Aquino said he was quite sure that those who would be proven to have abused their positions have connections or protectors whose liabilities to the people are much bigger.

Aquino called on the troops to continue the straight path to improve their plight.

With the change in the system and wise use of government resources, Aquino said the administration could better address the needs of the military and its personnel.

The President promised to provide housing for the Armed Forces of the Philippines and the Philippine National Police.

Aquino said he admires the PMA alumni for choosing to defend the country. – Aurea Calica, Alexis Romero, Jaime Laude Posted by Roilo Golez at 12:48 PM

PMA PIONEERING CLASS GRAD: NO TO ABOLITION PHILIPPINE STAR, By Alexis Romero February 20,2011  

FORT DEL PILAR, BAGUIO - A graduate of the pioneering class of the Philippine Military Academy (PMA) is saddened by corruption issues in the military but still believes that there are many heroes within the institution.

Col. Rey Bocalbos (photo), a member of the PMA’s class of 1940, said the other day that despite accusations of anomalies in the Armed Forces, there are many soldiers who continue to work for the good of the country.

“(I feel) very bad (about the stories) but you know, the only consolation is that no one man can normally destroy the reputation of the whole thing. There are still hundreds of heroes and you know, good people,” Bocalbos said in a chance interview.

The 92-year-old cavalier also opposed calls to abolish the PMA, saying that one person’s wrongdoing cannot destroy the institution.

“It’s a normal reaction. You know, they just don’t understand. In any group, there’s always somebody that can destroy it but, it doesn’t. You do not destroy the institution because of one man or two men,” Bocalbos said.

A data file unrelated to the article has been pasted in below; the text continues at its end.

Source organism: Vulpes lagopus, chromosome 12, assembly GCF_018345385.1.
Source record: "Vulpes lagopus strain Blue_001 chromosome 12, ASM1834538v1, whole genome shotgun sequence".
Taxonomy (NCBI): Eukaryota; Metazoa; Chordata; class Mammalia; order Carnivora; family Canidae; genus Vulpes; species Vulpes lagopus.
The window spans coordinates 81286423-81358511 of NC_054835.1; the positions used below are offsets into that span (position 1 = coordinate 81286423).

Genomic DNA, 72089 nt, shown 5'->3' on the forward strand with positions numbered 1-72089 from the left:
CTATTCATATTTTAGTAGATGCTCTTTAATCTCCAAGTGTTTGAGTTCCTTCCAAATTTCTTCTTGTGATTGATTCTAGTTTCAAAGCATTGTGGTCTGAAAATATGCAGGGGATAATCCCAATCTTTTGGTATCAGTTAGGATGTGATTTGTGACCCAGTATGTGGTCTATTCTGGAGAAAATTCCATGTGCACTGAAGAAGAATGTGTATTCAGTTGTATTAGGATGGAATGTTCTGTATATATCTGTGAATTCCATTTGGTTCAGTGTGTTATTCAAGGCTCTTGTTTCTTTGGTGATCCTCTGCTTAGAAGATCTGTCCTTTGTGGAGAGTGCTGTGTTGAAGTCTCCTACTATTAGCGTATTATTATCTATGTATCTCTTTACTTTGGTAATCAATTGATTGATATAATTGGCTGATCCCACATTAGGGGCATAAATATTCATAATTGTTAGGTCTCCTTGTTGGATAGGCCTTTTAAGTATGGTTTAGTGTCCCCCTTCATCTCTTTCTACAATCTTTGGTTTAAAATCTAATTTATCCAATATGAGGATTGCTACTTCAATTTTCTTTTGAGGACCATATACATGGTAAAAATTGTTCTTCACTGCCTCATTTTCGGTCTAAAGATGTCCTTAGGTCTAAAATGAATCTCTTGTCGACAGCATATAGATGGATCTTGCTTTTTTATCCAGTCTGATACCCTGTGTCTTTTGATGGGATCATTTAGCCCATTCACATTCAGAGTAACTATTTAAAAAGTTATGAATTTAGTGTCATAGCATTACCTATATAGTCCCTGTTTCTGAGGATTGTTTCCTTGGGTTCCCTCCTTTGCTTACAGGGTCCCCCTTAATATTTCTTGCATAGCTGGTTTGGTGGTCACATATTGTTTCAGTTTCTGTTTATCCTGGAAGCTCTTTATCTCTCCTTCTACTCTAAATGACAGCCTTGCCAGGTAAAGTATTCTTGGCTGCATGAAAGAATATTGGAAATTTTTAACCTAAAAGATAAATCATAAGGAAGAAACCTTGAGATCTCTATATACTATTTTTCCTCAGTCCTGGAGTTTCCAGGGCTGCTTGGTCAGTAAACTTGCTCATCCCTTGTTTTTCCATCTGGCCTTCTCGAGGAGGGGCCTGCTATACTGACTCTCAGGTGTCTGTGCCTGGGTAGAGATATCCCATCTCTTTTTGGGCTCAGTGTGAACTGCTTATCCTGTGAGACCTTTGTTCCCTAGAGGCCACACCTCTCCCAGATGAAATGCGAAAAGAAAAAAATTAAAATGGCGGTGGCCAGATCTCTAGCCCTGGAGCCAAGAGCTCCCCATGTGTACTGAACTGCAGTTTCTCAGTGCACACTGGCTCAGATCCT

Bocalbos was the oldest cavalier who attended last Saturday’s PMA alumni homecoming here. The Tabaco, Albay native was the only one who represented their class, which now has only two surviving members. Wearing a dark blue hat and dressed in a navy blue polo inside a black coat, Bocalbos marched with younger cavaliers on the grounds of the academy that provided him education seven decades ago. Bocalbos was noticeably eloquent and was more than willing to entertain questions from reporters. The retired Army colonel did not wear eyeglasses and managed to walk without the help of a cane or his family members.

Class ’40 was the first batch to complete four years of training as cadets. Two of its graduates, Quirico Evangelista and Reynaldo Mendoza, are the composers of the PMA alma mater song “PMA Oh Hail to Thee.”

Bocalbos, a World War II veteran, claimed there were no accusations of irregularities during his time.

“Fortunately, it never happened before. That’s why now we are taking moves to, you know, reform (the institution),” he said. Bocalbos, however, cited the need to examine the background of those who are making accusations. “I don’t mind the criticisms… Those who criticize, examine their background,” he said.

Bocalbos said authorities can deal with corruption by investigating not just the key military officials but also the low-ranking personnel. “I whisper to the higher ups, you know, you’ve got to go down to see everything, The irregularities, it’s not just in the upstairs, it’s also happening downstairs,” he said.

The military’s financial system was placed under scrutiny after retired Lt. Col. George Rabusa revealed that former military chiefs were given millions in “pabaon” or sendoff money upon retirement. Rabusa, a graduate of class ’81, said some funds had to be diverted to ensure the availability of the “pabaon.” Even before Rabusa made the claims, some PMA graduates have been tagged in issues involving the alleged misuse of military funds. Former military comptroller Carlos Garcia has been accused of stealing more than P300 million from state funds.

On the other hand, class ’70 graduate Jacinto Ligot has been criticized for claiming that he is not aware of the houses reportedly bought by his wife in the US.